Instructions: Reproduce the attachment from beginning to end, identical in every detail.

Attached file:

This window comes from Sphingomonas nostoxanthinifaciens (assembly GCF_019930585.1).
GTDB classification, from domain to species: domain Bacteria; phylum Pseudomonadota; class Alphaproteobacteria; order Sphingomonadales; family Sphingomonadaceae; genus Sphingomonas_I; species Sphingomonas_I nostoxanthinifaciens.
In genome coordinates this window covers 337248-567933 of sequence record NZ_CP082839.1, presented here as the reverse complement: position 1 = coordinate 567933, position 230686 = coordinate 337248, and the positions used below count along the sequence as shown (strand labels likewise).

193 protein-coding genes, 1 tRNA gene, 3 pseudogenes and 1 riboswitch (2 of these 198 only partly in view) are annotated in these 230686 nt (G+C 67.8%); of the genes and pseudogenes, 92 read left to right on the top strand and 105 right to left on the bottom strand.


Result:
This window comes from Sphingomonas nostoxanthinifaciens (assembly GCF_019930585.1).
GTDB classification, from domain to species: domain Bacteria; phylum Pseudomonadota; class Alphaproteobacteria; order Sphingomonadales; family Sphingomonadaceae; genus Sphingomonas_I; species Sphingomonas_I nostoxanthinifaciens.
In genome coordinates this window covers 337248-567933 of sequence record NZ_CP082839.1, presented here as the reverse complement: position 1 = coordinate 567933, position 230686 = coordinate 337248, and the positions used below count along the sequence as shown (strand labels likewise).

193 protein-coding genes, 1 tRNA gene, 3 pseudogenes and 1 riboswitch (2 of these 198 only partly in view) are annotated in these 230686 nt (G+C 67.8%); of the genes and pseudogenes, 92 read left to right on the top strand and 105 right to left on the bottom strand.